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Happy People Have Strong Social Connections

Thanksgiving is almost here, which means the holiday season is just around the corner. Everyone will have a different response to what makes the holidays special, but the common denominator for happiness, this time of year, is connection. Do you know anyone that cooks a complete turkey dinner, or creates holiday magic just for his or her own benefit? Highly doubtful. The joy surrounding our celebrations comes from sharing the experience with family and friends. Happy people know this and cultivate these relationships throughout the year.

Positive Psychology has found a direct relationship between the quality of our relationships and our happiness. (Note the word quality, not quantity; Facebook friends do not count. ☺ ) We are social creatures by nature and the bonds we create with each other provide numerous benefits for our physical and mental health.

The sense of well being experienced from being a part of a caring group is good for our health. It raises the “feel good” endorphin levels and reduces the stressful cortisol levels in our brains. It lowers stress-related health problems, lowers the risk of mental illness and speeds up recovery time from infirmities. It’s no wonder that Dan Buettner, in his book, The Blue Zones, Lessons For Living Longer From The People Who’ve Lived The Longest, found strong social connections among all of the centenarians he interviewed.

Happiness derived from our connections seems to be contagious. In their book, Connected: The Surprising Power of Our Social Networks and How They Shape Our Lives, Dr. Nicholas Christakis and Dr. James H. Fowler reveal that we are connected to each other by three degrees of influence. Simply stated, our happiness can influence our friends’ happiness and our friends’ friends’ friends’ happiness. The ripple effect of all this bliss benefits us as individuals and as a society.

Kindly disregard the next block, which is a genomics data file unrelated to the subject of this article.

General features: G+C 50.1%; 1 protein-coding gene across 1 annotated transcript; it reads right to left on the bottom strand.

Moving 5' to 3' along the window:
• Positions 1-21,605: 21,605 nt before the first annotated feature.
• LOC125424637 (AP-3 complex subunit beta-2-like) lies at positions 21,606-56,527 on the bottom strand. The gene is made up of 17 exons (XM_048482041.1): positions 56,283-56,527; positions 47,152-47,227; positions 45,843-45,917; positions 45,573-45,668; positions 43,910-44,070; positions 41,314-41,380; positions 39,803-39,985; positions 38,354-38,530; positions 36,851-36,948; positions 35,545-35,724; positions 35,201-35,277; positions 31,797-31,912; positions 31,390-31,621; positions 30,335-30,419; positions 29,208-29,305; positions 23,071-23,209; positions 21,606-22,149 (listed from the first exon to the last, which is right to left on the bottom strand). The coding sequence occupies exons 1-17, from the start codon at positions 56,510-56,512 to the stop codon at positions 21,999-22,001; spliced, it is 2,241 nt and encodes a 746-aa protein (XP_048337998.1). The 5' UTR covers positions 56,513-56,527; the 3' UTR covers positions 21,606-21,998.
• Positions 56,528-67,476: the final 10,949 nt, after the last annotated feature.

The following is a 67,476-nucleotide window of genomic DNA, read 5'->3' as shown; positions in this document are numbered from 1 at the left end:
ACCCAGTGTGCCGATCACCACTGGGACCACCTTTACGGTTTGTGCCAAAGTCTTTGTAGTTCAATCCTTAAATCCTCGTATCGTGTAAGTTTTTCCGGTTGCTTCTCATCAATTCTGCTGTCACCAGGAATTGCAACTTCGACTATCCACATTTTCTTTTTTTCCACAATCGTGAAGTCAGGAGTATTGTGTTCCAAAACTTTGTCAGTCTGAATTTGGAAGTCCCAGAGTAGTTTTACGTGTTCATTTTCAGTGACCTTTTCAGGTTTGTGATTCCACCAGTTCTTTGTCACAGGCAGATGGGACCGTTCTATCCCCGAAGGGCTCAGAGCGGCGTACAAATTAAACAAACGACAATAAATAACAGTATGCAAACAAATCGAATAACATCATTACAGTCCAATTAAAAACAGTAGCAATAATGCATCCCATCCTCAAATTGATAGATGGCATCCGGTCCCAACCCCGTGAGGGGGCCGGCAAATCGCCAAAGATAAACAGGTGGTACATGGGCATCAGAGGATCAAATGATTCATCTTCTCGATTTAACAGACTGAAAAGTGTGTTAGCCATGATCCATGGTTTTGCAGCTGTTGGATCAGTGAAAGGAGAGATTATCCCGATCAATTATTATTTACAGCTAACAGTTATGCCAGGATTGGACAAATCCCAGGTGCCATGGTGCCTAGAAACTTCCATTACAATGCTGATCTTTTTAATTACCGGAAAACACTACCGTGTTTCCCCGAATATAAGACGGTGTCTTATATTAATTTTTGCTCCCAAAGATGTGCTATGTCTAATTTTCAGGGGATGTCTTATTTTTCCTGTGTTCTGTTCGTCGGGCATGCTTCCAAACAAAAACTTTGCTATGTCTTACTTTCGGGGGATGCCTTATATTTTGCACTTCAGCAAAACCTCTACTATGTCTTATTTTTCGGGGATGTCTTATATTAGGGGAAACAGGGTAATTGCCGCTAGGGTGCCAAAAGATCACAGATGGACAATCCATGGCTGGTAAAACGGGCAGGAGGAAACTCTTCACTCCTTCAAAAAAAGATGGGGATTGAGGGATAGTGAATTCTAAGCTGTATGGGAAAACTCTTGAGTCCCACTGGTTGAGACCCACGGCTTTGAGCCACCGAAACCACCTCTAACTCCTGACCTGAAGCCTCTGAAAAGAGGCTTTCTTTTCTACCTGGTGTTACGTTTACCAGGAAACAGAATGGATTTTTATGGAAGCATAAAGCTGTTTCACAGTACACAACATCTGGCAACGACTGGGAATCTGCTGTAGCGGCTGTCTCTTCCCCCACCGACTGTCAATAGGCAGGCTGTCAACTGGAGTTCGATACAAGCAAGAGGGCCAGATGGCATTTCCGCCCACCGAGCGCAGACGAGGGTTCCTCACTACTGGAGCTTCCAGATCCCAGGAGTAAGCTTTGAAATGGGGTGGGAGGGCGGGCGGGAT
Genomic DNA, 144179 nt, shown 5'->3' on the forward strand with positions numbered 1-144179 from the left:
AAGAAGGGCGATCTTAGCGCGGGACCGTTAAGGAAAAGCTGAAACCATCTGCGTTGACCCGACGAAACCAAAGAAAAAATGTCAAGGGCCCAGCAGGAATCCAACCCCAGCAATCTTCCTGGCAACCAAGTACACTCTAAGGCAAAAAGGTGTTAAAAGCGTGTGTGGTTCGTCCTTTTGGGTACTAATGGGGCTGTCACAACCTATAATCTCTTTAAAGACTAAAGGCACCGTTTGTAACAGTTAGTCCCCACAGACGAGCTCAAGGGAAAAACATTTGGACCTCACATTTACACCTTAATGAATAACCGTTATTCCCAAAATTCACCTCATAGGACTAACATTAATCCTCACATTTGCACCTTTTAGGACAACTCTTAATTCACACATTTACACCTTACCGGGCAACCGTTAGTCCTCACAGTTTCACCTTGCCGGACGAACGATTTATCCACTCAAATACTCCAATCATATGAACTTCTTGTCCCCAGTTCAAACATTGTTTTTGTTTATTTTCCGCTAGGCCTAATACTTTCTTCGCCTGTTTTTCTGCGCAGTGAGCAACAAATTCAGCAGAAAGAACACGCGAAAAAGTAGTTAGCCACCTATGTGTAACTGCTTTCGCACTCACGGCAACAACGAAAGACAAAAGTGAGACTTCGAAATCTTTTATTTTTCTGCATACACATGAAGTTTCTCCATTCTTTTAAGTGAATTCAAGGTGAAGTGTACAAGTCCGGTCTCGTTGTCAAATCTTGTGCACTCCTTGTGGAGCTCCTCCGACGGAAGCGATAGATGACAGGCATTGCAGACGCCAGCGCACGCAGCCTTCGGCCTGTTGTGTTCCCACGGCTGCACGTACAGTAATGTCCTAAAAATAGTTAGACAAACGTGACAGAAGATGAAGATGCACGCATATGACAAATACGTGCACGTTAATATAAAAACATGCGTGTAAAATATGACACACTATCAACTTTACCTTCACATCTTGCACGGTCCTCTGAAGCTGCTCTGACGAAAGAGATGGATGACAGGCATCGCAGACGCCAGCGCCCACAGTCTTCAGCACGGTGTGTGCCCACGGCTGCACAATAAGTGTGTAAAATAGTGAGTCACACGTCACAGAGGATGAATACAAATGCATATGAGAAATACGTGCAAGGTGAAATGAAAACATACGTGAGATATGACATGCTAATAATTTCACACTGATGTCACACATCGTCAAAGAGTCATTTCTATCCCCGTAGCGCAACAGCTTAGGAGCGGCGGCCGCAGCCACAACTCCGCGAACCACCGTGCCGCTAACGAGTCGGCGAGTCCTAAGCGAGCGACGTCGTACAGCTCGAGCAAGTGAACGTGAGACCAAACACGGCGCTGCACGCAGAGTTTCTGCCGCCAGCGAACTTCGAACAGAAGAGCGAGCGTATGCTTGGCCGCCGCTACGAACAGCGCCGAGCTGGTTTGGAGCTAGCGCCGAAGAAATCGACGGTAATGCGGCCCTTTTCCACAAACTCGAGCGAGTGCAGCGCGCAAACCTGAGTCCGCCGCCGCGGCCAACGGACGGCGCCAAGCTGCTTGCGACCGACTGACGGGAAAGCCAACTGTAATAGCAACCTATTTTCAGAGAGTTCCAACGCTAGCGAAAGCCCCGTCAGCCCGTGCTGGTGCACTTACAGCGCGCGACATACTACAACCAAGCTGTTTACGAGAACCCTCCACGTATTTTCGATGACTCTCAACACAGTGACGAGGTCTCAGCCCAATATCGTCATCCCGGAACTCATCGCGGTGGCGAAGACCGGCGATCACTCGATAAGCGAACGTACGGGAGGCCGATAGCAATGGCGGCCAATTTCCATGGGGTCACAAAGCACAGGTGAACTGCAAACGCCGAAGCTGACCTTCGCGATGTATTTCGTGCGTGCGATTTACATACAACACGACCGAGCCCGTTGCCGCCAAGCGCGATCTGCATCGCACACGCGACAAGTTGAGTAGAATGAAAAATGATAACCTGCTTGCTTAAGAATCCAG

Perhaps most interesting is the lasting effects of happiness derived from our relationships with one another. Studies have shown that buying things will create an immediate, but short-lived happiness spike. Happiness resulting from an experience with family or friends results in deeper, longer-lasting satisfaction levels. Most of us already know this to be true. This is probably why, on Monday morning, we ask each other what we did this weekend and not what we bought this weekend.

As we begin the holiday season of 2014, enjoy the food and festivities, appreciate the glitter and the gifts, but savor the people that matter the most. The memories shared with the people we love and cherish is what really makes the holidays “the most wonderful time of the year”.
Wishing you and your family a VERY happy Thanksgiving!

Be you. No apologies.

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